Trip Report
Pika Glacier, Little Switzerland, Alaska
Monday July 7, 2014 1:50am
tldr: We encountered lots of snow, great weather, and good times. We climbed routes on the Troll, the Muchkin, the Throne, and the Hobbit’s Footstool. This trip was supported by an awesome American Alpine Club Live Your Dream Grant.

The purpose of this trip, for me, was to break into technical climbing in the Alaska Range. The Pika Glacier seemed like the perfect place to do this. I could use this trip to learn about the weather patterns in the Range, figure out trip logistics, and grow my geographical knowledge. My thinking was: "With moderate routes and simple logistics, this should be easy, right?"

There were some complications. Unseasonable snowfall had just dropped 36” of new snow as we flew into the Pika glacier on June 28, 2014. On board was Chris from K2 Aviation, myself (Brad), Hari, and our stuffed Pika mascot named Jackson. As we flew in we saw avalanches everywhere. Warm temperatures after the storms cleared had resulted in alarming avy conditions. We would later watch as an entire snow field slid, at once, over an established route on the East Face of the Throne. “What are we doing out here?” I asked myself.

There was a high level of avalanche activity during our trip.
There was a high level of avalanche activity during our trip.
Credit: bradL


As our plane flew overhead, we felt the “Alaska Factor.” “What is our safety net out here?” I wondered. We had a satellite phone for emergencies, but evacuations are only possible in good weather. To thrive in this setting requires competence, self reliance, and hard work. Although I’ve visited the Alaska Range several times, I still feel drawn to the wildness of the place, and everything it entails.

We made camp and discussed our options.

The Trolls.
The Trolls.
Credit: bradL

We decided to proceed with caution up the South Face of Middle Troll. We climbed a variation to the standard route with two deviations: a fun 5.9 dihedral above the bergschrund and a great 5.7 chimney below the summit block. Getting over the bergschrund consisted of an 1m wide crevasse on a ~60 degree slope of mushy snow. When prodded, the slope would set loose an avalanche that would tumble into the pit, taking any foolish climbers along with it. We finally made it over using a technique that felt like swimming but looked much goofier.

Crossing the bergschrund and the base of the Trolls.
Crossing the bergschrund and the base of the Trolls.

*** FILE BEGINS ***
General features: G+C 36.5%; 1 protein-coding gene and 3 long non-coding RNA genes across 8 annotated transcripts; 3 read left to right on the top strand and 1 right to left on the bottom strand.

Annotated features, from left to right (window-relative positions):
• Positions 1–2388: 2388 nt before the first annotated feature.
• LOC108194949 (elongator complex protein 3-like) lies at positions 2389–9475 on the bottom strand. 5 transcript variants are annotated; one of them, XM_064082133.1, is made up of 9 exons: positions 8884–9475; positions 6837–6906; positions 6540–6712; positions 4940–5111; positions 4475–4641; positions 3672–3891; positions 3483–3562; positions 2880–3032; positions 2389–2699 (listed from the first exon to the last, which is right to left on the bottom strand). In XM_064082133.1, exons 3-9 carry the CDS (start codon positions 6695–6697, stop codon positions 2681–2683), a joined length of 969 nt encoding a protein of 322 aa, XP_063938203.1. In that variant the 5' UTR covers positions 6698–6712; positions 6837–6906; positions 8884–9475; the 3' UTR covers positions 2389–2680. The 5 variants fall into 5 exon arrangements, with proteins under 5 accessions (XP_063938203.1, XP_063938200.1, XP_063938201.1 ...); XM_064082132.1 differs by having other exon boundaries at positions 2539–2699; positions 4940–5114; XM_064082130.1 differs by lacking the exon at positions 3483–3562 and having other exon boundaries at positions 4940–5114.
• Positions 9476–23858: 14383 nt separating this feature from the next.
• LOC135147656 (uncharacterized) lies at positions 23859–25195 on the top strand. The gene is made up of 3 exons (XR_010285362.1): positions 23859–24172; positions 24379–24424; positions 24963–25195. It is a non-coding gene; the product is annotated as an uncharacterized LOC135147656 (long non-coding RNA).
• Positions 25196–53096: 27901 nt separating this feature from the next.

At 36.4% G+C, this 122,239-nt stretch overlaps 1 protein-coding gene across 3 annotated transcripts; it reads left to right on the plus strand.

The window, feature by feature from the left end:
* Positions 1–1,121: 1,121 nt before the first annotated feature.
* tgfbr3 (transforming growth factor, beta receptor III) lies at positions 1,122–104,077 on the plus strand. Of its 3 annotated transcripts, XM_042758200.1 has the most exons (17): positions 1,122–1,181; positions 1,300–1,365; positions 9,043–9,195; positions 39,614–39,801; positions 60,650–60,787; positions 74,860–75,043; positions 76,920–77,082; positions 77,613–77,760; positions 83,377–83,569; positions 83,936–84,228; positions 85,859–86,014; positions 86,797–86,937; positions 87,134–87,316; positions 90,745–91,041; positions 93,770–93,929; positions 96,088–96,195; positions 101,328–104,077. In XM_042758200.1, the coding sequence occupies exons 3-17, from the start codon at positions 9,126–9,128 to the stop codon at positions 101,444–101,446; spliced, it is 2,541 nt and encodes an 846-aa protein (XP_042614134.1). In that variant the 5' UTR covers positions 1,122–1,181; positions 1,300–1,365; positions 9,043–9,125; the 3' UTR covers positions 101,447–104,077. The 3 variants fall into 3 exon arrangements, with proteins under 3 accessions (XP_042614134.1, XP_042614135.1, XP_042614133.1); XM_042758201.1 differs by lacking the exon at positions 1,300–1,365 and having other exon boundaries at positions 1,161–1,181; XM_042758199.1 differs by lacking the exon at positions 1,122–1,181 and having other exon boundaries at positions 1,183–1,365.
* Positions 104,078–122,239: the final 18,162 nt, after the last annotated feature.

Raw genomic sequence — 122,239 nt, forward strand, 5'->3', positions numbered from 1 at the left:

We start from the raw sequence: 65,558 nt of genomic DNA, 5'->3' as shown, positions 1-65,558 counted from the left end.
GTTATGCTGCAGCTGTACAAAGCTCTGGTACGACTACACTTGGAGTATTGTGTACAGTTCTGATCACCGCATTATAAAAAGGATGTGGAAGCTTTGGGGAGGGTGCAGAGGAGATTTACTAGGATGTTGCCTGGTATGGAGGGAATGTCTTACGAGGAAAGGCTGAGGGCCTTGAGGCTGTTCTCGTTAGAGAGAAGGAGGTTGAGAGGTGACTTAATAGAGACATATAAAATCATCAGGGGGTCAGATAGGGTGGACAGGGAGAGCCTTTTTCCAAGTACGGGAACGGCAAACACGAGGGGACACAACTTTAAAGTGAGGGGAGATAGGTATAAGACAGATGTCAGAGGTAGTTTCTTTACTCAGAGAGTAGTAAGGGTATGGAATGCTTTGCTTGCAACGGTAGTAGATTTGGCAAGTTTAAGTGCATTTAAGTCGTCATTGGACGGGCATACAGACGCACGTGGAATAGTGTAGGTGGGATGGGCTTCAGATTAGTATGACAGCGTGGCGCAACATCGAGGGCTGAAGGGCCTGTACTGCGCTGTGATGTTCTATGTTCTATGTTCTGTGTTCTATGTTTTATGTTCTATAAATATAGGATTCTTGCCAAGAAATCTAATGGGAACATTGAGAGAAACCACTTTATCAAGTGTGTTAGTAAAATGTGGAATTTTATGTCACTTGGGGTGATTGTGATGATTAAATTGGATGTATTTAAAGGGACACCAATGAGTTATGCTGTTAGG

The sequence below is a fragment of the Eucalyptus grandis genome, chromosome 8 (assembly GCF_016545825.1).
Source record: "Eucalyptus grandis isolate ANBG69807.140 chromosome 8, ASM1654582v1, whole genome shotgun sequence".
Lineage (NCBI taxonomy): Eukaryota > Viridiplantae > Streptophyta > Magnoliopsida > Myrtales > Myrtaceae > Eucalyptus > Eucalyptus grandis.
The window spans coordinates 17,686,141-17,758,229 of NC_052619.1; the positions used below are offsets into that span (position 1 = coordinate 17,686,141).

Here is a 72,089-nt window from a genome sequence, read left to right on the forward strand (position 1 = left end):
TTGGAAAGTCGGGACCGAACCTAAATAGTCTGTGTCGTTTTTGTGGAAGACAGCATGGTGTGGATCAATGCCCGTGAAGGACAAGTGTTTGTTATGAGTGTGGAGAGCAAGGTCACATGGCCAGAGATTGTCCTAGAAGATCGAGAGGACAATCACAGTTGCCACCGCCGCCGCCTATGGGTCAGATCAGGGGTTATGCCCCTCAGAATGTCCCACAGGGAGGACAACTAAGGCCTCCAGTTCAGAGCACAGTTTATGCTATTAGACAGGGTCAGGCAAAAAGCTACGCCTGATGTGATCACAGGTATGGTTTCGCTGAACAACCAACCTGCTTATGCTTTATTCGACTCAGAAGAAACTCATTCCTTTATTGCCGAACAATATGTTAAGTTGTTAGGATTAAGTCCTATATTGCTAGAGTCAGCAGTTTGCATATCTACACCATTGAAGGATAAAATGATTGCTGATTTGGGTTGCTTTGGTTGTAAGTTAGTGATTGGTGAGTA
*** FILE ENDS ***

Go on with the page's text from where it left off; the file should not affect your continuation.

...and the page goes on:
Credit: bradL

On the summit, we sat back and enjoyed the views of the big mountains. With 24 hours of sunlight, we were in no hurry to start our descent.

On the summit of Middle Troll, with Foraker visible in the background.
On the summit of Middle Troll, with Foraker visible in the background.
Credit: bradL

On the Troll we noticed a troubling pattern: TONS unnecessary amount of rappel stations. Although the Troll could be rappelled using only four stations with two 60m ropes, we found dozens of rappel stations. Some of the stations were even located horizontally next to each other. On this trip we removed over 50m of old rappel station garbage.

What's going on with all the trash rap stations? Is it because an ethic of under-reporting means that people don't know about the presence of good stations? Or maybe it's just because lots of noobs (like me) go to Little Switzerland? Would it help if the Park allowed hand drilled bolts? I'm not sure what the solution is.

Anyways, on Sunday we were tent-bound in a rain storm. This was the low point of the trip, but fortunately it would turn out to be our only bad-weather day of the entire expedition. One of our single-walled tent flooded. During breaks in the storm we would get out and fortify our camp.

A break in the storm.
A break in the storm.
Credit: bradL

On Monday the weather cleared as a beautiful weather system moved in. We climbed the Munchkin. This was a nice, short, and easy climb with an incredible topout. We didn’t get the summit because we were lazy and didn’t want to traverse a sketchy looking snow field.

View from our high point on the Munchkin
View from our high point on the Munchkin
Credit: bradL

There was also a fun knife-edge ridge.



Starting on this day of good weather, we also realized how busy our airstrip would be. The Pika Glacier is a preferred spot for pilots to take tourists. They generally land, walk around for 10-20 minutes, and then fly away.